http://en.wikipedia.org/wiki/T.....Violations

    The French occupying the Ruhr Valley was extremely stupid--they took extreme measures to enforce the stupid part of the treaty!

  • Ken Shultz||

    But what about the smart part?

    What if the Allies had been willing to enforce the part of the treaty that prohibited conscription in 1935? Wasn't that the time to enforce the treaty? Why didn't they do so?

    Because they didn't want another war like World War I.

    And I think this appeasement stance we're seeing people take towards Iran is just about trying to avoid another Iraq.

    But it just doesn't work that way.

  • Robert||

    If they'd gotten another war like World War 1, that would've been worse than World War 2, right? So things didn't turn out so bad.

  • John||

    They would have humiliated Germany and Hitler would have been thrown out of power. Maybe the guy who came after would have been worse. We will never know. We do know that they could have easily stopped Hitler in the late 30s and chose not to do so because they just couldn't believe that Hitler was as bad as he was.

  • Ken Shultz||

    Hitler might not have been able to build the Wehrmacht.

  • Ken Shultz||

    There is another open question, which is why Iran must enrich its own uranium.

    Why can't they buy enriched uranium for civilian use from France or Russia--as the NPR gives them the right to do?

    Enriching uranium without informing the IAEA is a violation of the Non-Proliferation Treaty like robbing banks is a violation of the law against armed robbery. Once someone has been convicted of armed robbery, generally a couple of things are supposed to happen:

    1) The robber is made to stop robbing banks by the authorities.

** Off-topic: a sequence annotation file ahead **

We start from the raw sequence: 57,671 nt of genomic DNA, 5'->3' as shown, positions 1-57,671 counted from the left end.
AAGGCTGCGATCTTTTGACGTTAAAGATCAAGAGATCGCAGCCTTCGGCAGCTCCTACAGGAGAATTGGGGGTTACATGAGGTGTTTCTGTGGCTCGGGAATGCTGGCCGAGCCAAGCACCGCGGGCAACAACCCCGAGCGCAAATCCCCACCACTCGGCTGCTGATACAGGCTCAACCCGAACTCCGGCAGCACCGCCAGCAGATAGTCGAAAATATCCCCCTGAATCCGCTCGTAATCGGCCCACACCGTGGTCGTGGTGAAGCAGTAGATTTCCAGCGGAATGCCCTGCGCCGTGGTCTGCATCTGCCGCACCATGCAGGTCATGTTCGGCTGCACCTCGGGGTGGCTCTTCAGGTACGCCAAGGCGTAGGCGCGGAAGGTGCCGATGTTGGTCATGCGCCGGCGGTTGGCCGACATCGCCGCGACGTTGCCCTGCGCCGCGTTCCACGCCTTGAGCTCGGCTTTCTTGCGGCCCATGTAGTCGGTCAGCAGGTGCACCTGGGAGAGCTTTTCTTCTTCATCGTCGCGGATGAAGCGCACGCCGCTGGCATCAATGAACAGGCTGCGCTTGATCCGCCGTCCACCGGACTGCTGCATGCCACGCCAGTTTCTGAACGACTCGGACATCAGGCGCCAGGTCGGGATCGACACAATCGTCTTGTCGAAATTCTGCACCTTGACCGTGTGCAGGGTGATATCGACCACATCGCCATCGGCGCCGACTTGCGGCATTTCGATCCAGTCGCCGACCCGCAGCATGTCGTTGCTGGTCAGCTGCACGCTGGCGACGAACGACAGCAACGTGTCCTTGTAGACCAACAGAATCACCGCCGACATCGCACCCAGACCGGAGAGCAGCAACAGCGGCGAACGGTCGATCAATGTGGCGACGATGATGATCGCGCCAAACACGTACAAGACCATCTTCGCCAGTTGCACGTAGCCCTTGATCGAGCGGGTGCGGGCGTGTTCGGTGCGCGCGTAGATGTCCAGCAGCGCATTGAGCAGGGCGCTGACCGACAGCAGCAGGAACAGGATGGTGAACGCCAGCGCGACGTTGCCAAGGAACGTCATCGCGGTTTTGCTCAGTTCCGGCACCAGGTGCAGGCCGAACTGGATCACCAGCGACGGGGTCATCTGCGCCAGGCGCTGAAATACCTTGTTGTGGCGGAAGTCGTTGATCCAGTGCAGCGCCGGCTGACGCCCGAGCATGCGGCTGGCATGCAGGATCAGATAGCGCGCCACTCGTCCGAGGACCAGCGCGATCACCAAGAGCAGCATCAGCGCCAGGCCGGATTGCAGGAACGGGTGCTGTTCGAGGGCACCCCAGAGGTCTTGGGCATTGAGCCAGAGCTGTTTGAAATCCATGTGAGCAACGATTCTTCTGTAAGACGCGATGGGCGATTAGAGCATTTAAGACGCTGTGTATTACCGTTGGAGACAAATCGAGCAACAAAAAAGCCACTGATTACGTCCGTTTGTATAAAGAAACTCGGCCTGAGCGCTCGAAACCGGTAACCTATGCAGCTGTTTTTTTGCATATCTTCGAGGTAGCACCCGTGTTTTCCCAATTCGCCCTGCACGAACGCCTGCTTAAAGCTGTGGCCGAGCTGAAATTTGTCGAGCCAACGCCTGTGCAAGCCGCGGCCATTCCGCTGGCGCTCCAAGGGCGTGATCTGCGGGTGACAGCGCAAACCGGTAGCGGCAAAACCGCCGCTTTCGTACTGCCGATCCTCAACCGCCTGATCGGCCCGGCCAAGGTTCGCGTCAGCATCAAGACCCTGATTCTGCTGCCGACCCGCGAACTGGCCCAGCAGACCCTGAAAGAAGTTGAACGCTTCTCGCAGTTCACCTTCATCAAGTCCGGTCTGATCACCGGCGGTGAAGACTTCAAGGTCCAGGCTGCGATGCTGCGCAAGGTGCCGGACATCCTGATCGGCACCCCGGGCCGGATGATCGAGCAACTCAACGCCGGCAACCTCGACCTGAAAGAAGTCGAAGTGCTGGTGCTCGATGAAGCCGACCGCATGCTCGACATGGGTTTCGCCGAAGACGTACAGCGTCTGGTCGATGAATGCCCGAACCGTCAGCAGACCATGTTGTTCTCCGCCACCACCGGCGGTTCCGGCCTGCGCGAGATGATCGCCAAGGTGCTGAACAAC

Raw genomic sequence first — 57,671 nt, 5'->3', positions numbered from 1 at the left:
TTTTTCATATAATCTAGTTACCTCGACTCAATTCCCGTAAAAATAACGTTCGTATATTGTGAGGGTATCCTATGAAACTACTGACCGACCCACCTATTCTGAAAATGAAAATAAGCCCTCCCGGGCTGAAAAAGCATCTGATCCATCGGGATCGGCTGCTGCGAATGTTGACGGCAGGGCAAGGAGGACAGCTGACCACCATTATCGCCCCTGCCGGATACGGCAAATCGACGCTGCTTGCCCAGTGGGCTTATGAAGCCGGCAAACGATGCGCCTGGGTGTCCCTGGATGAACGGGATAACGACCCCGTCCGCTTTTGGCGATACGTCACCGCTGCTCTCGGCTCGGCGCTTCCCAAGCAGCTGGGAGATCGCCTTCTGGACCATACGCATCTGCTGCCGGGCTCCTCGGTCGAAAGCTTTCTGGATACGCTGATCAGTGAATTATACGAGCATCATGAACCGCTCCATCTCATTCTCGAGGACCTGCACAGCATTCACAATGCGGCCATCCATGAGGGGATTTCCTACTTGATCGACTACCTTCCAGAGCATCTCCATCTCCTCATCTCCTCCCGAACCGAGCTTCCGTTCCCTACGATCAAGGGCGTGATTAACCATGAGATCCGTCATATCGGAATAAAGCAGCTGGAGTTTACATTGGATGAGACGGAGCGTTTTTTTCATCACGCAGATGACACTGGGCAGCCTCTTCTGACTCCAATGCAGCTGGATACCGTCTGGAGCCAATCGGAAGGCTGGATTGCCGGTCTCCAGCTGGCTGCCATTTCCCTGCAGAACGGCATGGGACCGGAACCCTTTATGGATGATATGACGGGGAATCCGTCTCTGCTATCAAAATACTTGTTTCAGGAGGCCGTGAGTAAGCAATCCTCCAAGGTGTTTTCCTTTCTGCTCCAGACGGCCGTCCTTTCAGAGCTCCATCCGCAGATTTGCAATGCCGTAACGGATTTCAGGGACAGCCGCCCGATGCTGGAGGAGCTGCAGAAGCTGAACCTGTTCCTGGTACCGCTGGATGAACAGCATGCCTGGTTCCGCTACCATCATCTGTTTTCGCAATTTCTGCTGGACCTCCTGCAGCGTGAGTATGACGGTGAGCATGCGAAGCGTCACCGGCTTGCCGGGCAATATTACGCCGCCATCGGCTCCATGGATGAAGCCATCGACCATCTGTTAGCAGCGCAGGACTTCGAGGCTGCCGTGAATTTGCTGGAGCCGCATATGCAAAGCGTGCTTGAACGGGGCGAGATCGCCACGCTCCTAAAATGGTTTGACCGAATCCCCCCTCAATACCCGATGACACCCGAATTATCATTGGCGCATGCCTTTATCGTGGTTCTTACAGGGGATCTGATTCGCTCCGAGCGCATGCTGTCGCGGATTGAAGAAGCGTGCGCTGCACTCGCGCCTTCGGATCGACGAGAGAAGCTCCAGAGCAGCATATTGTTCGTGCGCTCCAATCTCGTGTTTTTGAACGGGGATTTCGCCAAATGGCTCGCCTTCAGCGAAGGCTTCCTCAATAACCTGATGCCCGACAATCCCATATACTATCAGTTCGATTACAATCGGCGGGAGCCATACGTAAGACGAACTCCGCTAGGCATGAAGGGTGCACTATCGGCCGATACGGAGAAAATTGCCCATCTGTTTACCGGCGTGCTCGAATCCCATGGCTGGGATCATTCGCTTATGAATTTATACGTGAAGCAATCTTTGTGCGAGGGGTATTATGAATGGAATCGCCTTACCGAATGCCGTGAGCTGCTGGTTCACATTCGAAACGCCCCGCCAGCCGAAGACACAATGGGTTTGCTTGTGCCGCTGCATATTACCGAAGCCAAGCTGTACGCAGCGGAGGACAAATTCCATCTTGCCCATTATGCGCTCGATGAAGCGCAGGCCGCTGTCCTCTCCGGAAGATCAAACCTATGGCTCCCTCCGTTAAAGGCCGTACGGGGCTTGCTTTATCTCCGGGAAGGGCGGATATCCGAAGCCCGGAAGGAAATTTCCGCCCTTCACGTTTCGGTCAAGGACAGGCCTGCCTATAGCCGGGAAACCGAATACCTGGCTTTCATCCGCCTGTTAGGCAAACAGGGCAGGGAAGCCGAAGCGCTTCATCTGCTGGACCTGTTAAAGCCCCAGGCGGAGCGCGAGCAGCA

2) The robber's gun is taken away.

    Why would we let Iran keep robbing banks violating the treaty?

    Why would we let them keep their gun in jail keep enriching their own uranium?

    Is this all because you don't want to go to war with Iran? I don't want to go to war with Iran either! But that's no reason to pretend the facts are other than they are. Surely, we can oppose war with Iran without burying our heads in the sand, can't we?

    Ever heard the expression that we're always fighting the last war? Is everyone so afraid of another Iraq that we're willing to embrace a strategy that amount to appeasement? You can't hold up treaties as a superior solution rather than war--and then ignore treaty violations. Treaties are meaningless if treaty violations are insufficiently punished, and appeasement doesn't always lead to peace!

  • jmomls||

    The Iranians are being secretive for the same reasons the Iraqis were being secretive and the Syrians were being secretive. Their bombs are meant to kill Israelis and they know the Israelis will blow them up first if they get the chance.

    Next stupid question?

  • IceTrey||

    Won't the Israelis blow them up second too? Surely the Iranians know this.

  • ||

    They've been quite clear that if a few Israeli nukes hit Iran, the country will survive. If a few nukes hit Israel, the country will no longer exist.

    Israel's worry, not ours.